As I was checking my feed reader yesterday, I saw a post by Mother Reader titled Kidlit Con 2010 Recap. (By the way, Kidlit Con is a conference for children’s literary bloggers, authors, illustrators, and publishers. Doesn’t that sound heavenly!) I was interested to see what she had to say about the conference, but the opening paragraphs of her post are what really struck me:
I’ve been wondering why I’ve been having trouble writing up my experience at KidlitCon 2010, and I finally realized that I was trying to write about the wrong thing — the conference itself.
Please don’t take that the wrong way. The sessions boasted wonderful speakers featuring interesting presentations with useful applications for blogging. You’ll find helpful recaps from a variety of posts on the KidlitCon blog…. But though I enjoyed the sessions, the KidlitCon experience for me was the people.
That really resonated, because I have also been struggling this week to blog about my experience at the SC EdTech Conference, but I couldn’t figure out why it was so difficult to write the post. Now I understand that what made the conference so invigorating for me wasn’t merely the words of the speakers, or the resources they shared. It was the ideas those words and resources sparked within me, and it was having the time apart from work and family to really develop those ideas and form a plan to put them into practice. So actually, just sharing a description of the sessions I attended doesn’t tell the full story.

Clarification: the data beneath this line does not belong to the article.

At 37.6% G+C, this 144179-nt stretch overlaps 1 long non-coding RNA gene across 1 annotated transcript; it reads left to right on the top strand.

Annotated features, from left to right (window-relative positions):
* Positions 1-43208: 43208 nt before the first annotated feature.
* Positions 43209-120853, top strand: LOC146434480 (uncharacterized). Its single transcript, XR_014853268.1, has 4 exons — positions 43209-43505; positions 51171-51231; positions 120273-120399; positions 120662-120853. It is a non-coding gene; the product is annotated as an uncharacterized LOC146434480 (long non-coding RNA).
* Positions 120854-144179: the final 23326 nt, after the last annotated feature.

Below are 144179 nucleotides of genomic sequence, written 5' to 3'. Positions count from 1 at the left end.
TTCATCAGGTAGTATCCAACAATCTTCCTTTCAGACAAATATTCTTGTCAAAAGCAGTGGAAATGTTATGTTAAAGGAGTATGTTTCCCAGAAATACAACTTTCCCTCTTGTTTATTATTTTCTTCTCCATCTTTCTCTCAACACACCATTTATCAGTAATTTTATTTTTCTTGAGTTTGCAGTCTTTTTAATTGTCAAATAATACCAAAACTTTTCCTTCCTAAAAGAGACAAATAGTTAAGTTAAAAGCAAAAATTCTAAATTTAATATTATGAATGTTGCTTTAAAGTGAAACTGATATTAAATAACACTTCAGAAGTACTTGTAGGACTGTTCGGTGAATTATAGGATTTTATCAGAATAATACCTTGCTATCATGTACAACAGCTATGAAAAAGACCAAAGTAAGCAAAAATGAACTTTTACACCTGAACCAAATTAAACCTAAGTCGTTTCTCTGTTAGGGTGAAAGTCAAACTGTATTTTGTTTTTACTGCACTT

For example, in my post on Thursday I mentioned that Lights Camera Action shared many different ways to use video in the classroom, which is a great session topic. However, with all due respect to Dennis Duszynski, the most important thing to me about his session was the cool video idea I thought of during his presentation! *
So I’ll continue sharing my conference experiences with you via this blog, but to paraphrase Levar Burton, don’t just take my word for it! Check out the links for yourself, view the presentation notes through the lens of your own mission and vision, and let your imagination lead you into brand new territory!
*In case you’re wondering what my idea was, our book fair starts next week and I’m going to make my own promotional video to display on my school website, since the book fair company doesn’t supply any online videos of their own for us to use. Can you believe Scholastic hasn’t already thought of that as a marketing tool?)